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Arthritis, also known as osteoarthritis or degenerative joint disease, can affect both dogs and cats. It is an irreversible and progressive degeneration of the joints that involves a loss of cartilage, bony changes and thickening of the connective tissue around the joint. This disease process leads to inflammation in the joints and ultimately pain. Arthritis can be caused from ageing bones and general wear and tear over time however injuries, obesity, breed disposition and poor anatomy can also contribute to issues in younger animals. 

The most common signs observed at home in dogs are stiffness, lameness, difficulty rising and pain with manipulation of their joints.  Being reluctant to jump can be seen in both dogs and cats.  It can be harder to notice signs in cats but they may begin to hide more, are less active and participate less in normal activities such as grooming so they are often seen with an unkempt coat. Irritability or aggression can also sometimes be seen due to the underlying pain. 

While it is not possible to cure arthritis, there are many avenues to try to minimise your pet’s discomfort and slow the progression of the disease. A combination of these therapies, or multimodal management, is recommended for success and to achieve the best quality of life. As the disease progresses, we find that the treatment needs to progress with it. Below are different aspects of treatment which should all be considered and or discussed with your veterinarian. 

Weight management is one of the single most important factors. Any excess weight will put more strain on the joints. Weight loss can be difficult in aging animals as to not make any signs worse, however, regular low impact exercise is beneficial. This would include activities such as walking and swimming. It is also important to promote activity to try and keep good muscle mass surrounding the joints.

There are some specifically tailored commercial diets targeting joint health by reducing inflammation and improving mobility. Joint supplements may also be added to their diet such as glucosamine and chondroitin which are seen as the ‘building blocks’ of cartilage, or Omega fatty acids (fish oils) are known to aid in reducing inflammation and slowing the progression of the disease. There are numerous versions of these products on shelves but it is recommended to use an animal formulated product; see your veterinarian for advice on this topic.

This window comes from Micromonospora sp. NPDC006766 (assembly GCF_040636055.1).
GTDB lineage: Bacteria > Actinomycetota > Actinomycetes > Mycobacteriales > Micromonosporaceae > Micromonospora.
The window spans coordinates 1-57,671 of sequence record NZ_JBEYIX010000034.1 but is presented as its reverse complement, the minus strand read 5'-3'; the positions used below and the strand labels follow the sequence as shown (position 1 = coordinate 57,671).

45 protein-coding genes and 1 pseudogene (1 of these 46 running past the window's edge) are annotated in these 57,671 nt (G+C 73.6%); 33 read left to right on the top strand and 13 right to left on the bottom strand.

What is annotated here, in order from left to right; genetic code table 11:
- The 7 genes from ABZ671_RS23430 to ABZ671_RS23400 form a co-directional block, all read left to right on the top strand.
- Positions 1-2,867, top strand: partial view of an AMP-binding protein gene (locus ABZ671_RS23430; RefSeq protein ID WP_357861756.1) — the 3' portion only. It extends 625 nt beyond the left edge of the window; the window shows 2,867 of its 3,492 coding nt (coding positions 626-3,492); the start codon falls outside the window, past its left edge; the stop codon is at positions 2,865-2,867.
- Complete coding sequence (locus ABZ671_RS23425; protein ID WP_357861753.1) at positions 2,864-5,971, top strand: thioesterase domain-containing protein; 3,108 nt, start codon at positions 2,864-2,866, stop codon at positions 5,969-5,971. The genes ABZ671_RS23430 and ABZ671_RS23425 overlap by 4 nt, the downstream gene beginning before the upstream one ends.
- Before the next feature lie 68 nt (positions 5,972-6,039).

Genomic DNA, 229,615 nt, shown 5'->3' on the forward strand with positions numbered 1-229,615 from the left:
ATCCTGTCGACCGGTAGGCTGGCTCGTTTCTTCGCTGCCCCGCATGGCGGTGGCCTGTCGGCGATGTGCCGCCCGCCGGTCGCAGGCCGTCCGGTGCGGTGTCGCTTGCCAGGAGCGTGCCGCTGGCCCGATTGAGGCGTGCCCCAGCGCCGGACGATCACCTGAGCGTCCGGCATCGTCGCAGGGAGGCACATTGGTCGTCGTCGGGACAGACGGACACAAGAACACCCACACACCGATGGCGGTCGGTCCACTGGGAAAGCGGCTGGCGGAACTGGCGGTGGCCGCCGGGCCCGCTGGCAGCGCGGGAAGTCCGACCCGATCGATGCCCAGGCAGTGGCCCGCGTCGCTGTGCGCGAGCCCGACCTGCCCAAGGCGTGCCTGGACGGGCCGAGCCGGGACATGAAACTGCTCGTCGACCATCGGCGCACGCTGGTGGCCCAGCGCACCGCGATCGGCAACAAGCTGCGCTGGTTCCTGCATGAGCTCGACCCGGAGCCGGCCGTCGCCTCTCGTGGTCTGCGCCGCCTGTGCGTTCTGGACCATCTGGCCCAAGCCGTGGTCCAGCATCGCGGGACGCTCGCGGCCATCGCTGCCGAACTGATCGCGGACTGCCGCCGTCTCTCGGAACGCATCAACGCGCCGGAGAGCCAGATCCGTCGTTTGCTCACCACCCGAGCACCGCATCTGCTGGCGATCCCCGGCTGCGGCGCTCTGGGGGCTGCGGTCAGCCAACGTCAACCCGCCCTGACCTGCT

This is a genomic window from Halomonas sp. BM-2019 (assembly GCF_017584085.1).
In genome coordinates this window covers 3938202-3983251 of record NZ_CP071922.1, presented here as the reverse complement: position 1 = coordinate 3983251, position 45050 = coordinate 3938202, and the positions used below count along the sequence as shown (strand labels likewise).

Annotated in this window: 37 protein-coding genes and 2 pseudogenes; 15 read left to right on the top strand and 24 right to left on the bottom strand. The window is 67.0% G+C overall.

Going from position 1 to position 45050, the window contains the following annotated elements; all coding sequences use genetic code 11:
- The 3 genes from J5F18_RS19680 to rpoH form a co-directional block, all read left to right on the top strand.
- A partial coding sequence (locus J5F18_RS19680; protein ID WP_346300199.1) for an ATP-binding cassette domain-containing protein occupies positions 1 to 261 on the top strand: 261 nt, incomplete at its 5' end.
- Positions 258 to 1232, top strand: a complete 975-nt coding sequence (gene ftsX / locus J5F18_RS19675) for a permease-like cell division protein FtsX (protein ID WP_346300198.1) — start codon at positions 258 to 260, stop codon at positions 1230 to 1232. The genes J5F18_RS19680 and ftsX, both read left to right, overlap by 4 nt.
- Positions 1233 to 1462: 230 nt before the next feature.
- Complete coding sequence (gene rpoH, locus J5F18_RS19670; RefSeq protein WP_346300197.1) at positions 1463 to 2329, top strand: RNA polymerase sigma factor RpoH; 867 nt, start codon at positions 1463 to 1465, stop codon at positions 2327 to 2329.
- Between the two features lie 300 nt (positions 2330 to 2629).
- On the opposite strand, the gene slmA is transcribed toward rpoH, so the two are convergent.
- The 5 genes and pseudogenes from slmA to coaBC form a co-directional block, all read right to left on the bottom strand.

Promote optimal environmental conditions to help facilitate comfortable movement and decrease pain. Suggestions include having access to comfy bedding, ensure they are warm enough in colder months and remove access to slippery floors or provide traction such as floor mats. If they do need to reach heights then ramps can be helpful as well as providing additional platforms for cats. 


After particular injury and joint flare up or if signs of arthritis are otherwise not able to be well managed your veterinarian may suggest the use of medications. The most common of which are called NSAIDs (Non-Steroidal Anti-inflammatory drugs). These medications will usually require prior blood testing to ensure safe use especially since they are often used long term. We use these medications to try and turn down the ‘bad’ prostaglandins which are important mediators of inflammation and pain. 

There are various forms of physiotherapy which can be very effective in the management of arthritis. The aims are to strengthen the muscles surrounding joints, improve joint mobility and decrease pain and inflammation.  At Racecourse Road Vet we offer Bowen therapy. Canine Bowen Therapy is a profession where the therapist uses manoeuvres over specific muscle, fascia, tendons and ligaments, with the intention of promoting positive health and well-being through myofascial stimulation. It can help dogs feel more comfortable who suffer from arthritis, who are elderly, who are recovering from surgery or even those who are feeling anxious.

This really only touches the surface on how we can help our aging friends. If you suspect your pet may be developing or currently suffering from this disease, please see your veterinarian for a full physical examination of your animal and to discuss options moving forward. It is important to be proactive rather than reactive when it comes to our pet’s health.